University area underage drinking busts grow in 1998

Jesse Weisbeck

Alcohol consumption violation 340A.503 might be a law with little meaning to some, but it is becoming familiar on campus as University Police cite more and more students each year for underage drinking.
Although police are becoming more active with ticketing underage drinkers, some believe educating and instilling respect in students is crucial to stopping the behavior as well.
During a 24-hour period in January, University Police ticketed a record 63 underage drinkers for minor consumption on campus.
The increased ticketing, which continues to rise, is a result of outcry from concerned residence hall employees and increased enforcement by University Police, said University Police Chief Joy Rikala.
But some say the increased ticketing alone isn’t slowing underage drinking.
“We were hoping that the citations in January would slow them down, but it doesn’t seem to have done anything,” said Ralph Rickgarn, executive assistant for Housing and Residential Life. He added that much of the behavior he sees with underage drinkers is pre-existing from high school or sooner.
But a definite trend is evident, Rickgarn said. In his 27 years at the University, Rickgarn said underage students consume more alcohol today than in the past.
“It seems to be very up,” he said. “It’s a new level of use and a new level of abuse.”
“Most students have started drinking before they even come on campus,” said Amelious Whyte, assistant to the vice president for Student Development and Athletics. But, Whyte added that many University students don’t drink at all.
In 1997, University Police reported serving between 550 to 600 citations for underage drinking, as compared to 221 citations in 1994.
In addition, 82 of last year’s alcohol violations were served in January of that year, while 162 citations already have been served in January of this year, almost doubling the amount of tickets handed out in a one-month period.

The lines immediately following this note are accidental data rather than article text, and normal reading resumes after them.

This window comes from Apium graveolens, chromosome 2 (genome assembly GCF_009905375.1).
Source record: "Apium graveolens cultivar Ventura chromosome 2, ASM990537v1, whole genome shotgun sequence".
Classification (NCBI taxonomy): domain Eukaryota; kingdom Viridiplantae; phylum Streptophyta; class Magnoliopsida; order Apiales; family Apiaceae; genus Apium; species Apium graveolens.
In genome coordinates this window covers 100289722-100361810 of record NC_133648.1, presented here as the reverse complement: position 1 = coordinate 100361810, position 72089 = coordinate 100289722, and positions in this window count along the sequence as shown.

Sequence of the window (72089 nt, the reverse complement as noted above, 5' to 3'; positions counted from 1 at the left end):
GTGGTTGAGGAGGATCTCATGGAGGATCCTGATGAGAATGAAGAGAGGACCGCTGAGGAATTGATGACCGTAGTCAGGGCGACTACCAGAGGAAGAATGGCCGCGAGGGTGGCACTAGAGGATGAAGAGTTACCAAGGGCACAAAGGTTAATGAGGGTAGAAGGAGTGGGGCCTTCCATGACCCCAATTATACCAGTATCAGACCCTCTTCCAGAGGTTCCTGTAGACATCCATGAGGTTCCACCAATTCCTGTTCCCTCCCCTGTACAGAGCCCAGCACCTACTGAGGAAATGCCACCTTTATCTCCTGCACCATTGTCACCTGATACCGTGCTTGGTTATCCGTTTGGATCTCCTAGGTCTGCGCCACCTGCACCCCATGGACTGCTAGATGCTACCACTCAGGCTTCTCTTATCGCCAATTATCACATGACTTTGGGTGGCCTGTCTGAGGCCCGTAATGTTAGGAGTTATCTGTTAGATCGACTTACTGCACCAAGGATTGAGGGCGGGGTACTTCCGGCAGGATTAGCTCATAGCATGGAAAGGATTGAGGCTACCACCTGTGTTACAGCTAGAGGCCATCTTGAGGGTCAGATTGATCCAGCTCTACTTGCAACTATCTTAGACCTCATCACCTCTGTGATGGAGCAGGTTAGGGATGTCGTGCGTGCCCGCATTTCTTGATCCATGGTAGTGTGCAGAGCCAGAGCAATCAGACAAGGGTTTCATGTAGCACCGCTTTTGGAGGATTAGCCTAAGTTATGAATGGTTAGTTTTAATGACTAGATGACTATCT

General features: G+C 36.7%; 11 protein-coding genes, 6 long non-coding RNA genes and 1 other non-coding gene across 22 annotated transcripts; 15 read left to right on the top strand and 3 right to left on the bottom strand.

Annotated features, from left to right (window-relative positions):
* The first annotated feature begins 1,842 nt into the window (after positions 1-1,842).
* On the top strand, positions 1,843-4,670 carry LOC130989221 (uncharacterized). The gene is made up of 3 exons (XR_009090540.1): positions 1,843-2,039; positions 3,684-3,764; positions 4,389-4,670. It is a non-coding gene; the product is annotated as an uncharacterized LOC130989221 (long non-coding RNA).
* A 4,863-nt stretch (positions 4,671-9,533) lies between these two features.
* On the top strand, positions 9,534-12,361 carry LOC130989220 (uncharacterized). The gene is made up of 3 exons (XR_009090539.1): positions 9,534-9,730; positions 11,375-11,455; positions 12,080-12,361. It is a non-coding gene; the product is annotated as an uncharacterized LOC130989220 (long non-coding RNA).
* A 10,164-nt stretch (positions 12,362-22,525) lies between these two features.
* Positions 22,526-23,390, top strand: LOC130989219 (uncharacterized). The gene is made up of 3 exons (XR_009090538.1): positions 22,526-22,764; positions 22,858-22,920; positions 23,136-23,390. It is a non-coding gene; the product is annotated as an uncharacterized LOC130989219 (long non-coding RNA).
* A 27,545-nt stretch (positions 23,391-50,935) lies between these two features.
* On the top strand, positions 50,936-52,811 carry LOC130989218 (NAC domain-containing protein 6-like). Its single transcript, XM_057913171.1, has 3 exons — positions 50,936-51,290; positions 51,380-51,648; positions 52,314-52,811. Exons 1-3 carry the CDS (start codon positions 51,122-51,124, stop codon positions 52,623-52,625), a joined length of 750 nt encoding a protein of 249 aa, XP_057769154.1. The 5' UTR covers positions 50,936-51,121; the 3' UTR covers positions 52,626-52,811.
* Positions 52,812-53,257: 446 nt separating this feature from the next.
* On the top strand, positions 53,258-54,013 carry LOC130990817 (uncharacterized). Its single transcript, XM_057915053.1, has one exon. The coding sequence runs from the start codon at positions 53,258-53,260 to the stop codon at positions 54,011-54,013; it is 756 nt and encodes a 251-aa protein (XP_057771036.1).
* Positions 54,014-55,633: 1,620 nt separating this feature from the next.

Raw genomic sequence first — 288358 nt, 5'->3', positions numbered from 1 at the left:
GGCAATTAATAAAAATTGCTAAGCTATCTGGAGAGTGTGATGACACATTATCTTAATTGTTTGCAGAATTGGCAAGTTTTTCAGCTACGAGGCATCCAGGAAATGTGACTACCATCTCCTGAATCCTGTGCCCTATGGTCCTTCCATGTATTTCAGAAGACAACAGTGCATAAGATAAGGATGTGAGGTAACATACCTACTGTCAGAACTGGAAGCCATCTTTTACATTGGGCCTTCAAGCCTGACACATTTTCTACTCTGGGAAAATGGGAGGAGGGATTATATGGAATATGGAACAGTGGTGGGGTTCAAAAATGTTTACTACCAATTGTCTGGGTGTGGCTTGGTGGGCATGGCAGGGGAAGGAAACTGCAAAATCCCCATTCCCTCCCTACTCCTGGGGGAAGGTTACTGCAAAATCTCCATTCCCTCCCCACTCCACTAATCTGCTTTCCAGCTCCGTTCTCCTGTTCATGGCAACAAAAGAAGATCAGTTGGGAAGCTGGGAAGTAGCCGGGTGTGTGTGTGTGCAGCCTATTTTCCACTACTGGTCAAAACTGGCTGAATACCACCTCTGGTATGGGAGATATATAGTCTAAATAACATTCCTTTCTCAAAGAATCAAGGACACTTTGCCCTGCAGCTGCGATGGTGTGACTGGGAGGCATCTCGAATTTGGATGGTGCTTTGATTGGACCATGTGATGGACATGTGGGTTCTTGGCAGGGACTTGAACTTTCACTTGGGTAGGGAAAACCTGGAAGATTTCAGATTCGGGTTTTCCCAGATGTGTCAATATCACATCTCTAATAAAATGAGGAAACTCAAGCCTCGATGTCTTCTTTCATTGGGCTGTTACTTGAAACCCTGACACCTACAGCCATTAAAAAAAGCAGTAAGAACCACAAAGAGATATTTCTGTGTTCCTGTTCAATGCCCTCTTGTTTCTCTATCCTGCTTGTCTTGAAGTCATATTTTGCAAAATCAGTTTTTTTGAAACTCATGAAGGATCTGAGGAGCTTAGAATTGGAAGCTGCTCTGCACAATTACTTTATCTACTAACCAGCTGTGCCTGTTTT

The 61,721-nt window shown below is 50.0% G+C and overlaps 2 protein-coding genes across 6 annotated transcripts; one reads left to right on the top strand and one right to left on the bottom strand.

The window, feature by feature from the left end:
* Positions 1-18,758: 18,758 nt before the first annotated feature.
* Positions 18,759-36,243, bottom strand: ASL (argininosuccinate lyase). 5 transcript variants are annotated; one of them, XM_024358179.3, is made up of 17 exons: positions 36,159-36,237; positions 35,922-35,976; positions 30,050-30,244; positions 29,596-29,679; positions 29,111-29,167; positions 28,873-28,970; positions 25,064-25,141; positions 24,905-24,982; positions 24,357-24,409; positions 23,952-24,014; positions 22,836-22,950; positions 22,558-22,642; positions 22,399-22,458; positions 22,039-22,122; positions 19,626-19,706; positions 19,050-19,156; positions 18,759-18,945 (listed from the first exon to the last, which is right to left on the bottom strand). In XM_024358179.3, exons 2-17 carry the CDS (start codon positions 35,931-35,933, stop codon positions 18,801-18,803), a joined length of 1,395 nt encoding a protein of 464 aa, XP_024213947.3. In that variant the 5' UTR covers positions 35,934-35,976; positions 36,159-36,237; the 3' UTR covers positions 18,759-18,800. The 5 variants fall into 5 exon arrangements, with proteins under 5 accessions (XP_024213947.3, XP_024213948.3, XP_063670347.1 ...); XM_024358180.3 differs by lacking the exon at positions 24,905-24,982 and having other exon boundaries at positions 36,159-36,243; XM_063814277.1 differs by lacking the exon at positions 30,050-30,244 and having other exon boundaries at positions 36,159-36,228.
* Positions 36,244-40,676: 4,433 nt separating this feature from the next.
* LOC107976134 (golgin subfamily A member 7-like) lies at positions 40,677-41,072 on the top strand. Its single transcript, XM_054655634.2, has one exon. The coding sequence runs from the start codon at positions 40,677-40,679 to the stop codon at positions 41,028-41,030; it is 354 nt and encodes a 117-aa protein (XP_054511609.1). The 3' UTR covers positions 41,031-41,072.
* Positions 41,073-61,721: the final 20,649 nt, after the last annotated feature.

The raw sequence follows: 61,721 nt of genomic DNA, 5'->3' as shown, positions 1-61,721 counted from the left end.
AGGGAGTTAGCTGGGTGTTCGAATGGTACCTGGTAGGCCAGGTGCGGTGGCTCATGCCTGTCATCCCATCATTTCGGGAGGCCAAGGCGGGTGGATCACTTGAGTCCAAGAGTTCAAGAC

“It’s showing students they have adult responsibilities and consequences,” Rikala said.
Frontier Hall and Territorial Hall, which house only freshmen, are the two campus hotspots for underage drinking, Rikala said.
“I think it’s sending the message that you can get caught,” Whyte said. “That’s going to make them think twice.”
But enforcement alone doesn’t stop underage drinking, said Laurie Jeroslow, director of Territorial Hall.
Jeroslow believes educating students about alcohol is the larger goal when they are served minor consumption tickets.
She said that in her experience, slapping residents on the wrist with an $83 ticket doesn’t do much.
“You have to intervene,” she said. “My goal has been to educate the students.”
Educating new students about alcohol, Jeroslow said, is accomplished through speaking with students who violate residence hall rules, and establishing a good rapport between residence hall employees and residents.
Jeroslow said, in general, residents and staff members maintain a good relationship in spite of the occasional ticketing for underage drinking.
Whyte, who works extensively on University alcohol issues, also said tickets alone won’t solve the problem.
“I think with the consequences there needs to be education,” he said.